Trader also ordered him to pay a $2,500 fine and perform 100 hours of community service.
In opposing Furtado’s deferred plea, Prosecutor Chris Van Marter told the court it would minimize “the seriousness of the conduct, and it sends the wrong message to others in the Police Department who might contemplate finding ways to get around the rules, to beat the system, for their own financial gain.”
In federal court, deferrals aren’t even allowed. And the sentences handed down there typically are harsher.
Of the eight HPD officers prosecuted in federal court since 2010, all were convicted, and six of the eight ended up getting jail or prison terms ranging from three to 33 months, according to the newspaper’s review. None are still on the force.
Prosecutor Keith Kaneshiro, whose office handles criminal cases in state court, agreed that punishments in the state system tend to be more lenient….
SA: Names of police officers disciplined for misconduct not released to public
read … HPD soft on discipline
HSTA Calls for Halt as DoE Awards ‘Cool Schools Contracts at Mind-Blowing $78K Per Classroom
SA: …C C Engineering &Construction Inc. emerged as the lowest bidder on cooling projects for four Oahu schools on the Department of Education’s priority list for air conditioning: Aliamanu Elementary, August Ahrens Elementary in Waipahu, Kamaile Academy in Waianae and Nanakuli Elementary.
The general contractor submitted bids totaling just over $1.96 million for the four projects, which involve solar-powered air conditioning for 25 portable classrooms as well as some remediation work for possible roof repairs and painting. That breaks down to an average of about $78,000 per classroom — almost double the per-classroom estimate the Department of Education had been budgeting but far below some of the other bids submitted.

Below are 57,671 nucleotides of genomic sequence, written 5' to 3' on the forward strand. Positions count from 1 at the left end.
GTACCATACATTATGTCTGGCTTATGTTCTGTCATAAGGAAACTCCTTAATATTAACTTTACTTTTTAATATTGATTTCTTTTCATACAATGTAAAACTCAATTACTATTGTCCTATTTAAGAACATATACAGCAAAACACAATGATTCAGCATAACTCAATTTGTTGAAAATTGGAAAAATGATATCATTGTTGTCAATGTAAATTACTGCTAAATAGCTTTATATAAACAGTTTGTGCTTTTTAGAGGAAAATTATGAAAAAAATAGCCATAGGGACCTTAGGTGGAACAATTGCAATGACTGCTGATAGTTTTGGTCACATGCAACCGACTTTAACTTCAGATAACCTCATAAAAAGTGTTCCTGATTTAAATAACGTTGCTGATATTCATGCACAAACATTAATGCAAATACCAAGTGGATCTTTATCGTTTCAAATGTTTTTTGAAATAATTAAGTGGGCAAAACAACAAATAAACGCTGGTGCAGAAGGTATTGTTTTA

For example, C C Engineering &Construction’s bid on the five-classroom cooling project at Aliamanu Elementary came in roughly $100,000 less per classroom than the highest bid. The company had bid $404,100 for the work, or $80,820 per classroom, compared with a bid from Economy Plumbing &Sheet Metal for $902,700, or $180,540 per classroom.
For Nanakuli Elementary’s six-classroom project, C C Engineering &Construction’s bid came in roughly $41,000 less per classroom than the next-lowest bid. The company bid $528,000 for the work, while Greenpath Technologies submitted a bid for $772,543….
Corey Rosenlee, president of the Hawaii State Teachers Association and a longtime advocate for cooling public school classrooms, contends the latest bids are still too high. He pointed to a handful of pilot projects in schools on Oahu and Molokai that have installed energy-efficient cooling systems for closer to $20,000 per classroom, without the need for expensive electrical upgrades.
“I’m completely frustrated,” Rosenlee said in an interview. “These companies are bidding $200,000 per classroom, and the winning bids are $80,000 per classroom. When I see those numbers, what it represents to me is, there are thousands of classrooms and tens of thousands of students that will never see air conditioning in their classrooms.”
He wants to see the project paused until costs can be reined in….
Reality: Full Text: Contractor Offered Cool Schools at $5990 per Classroom—Was Ignored by DoE
read … First state contracts awarded to cool isle classrooms
Grabauskas did not do this on his own
SA: …Grabauskas did not do all of this on his own. Many of the HART managers and pro-rail politicians who contributed to his downfall still will be employed.
It is painfully clear that the only reason for Grabauskas to resign at this particular time is to give politicians someone to shift the blame to, not to make the significant changes necessary to put rail back on track.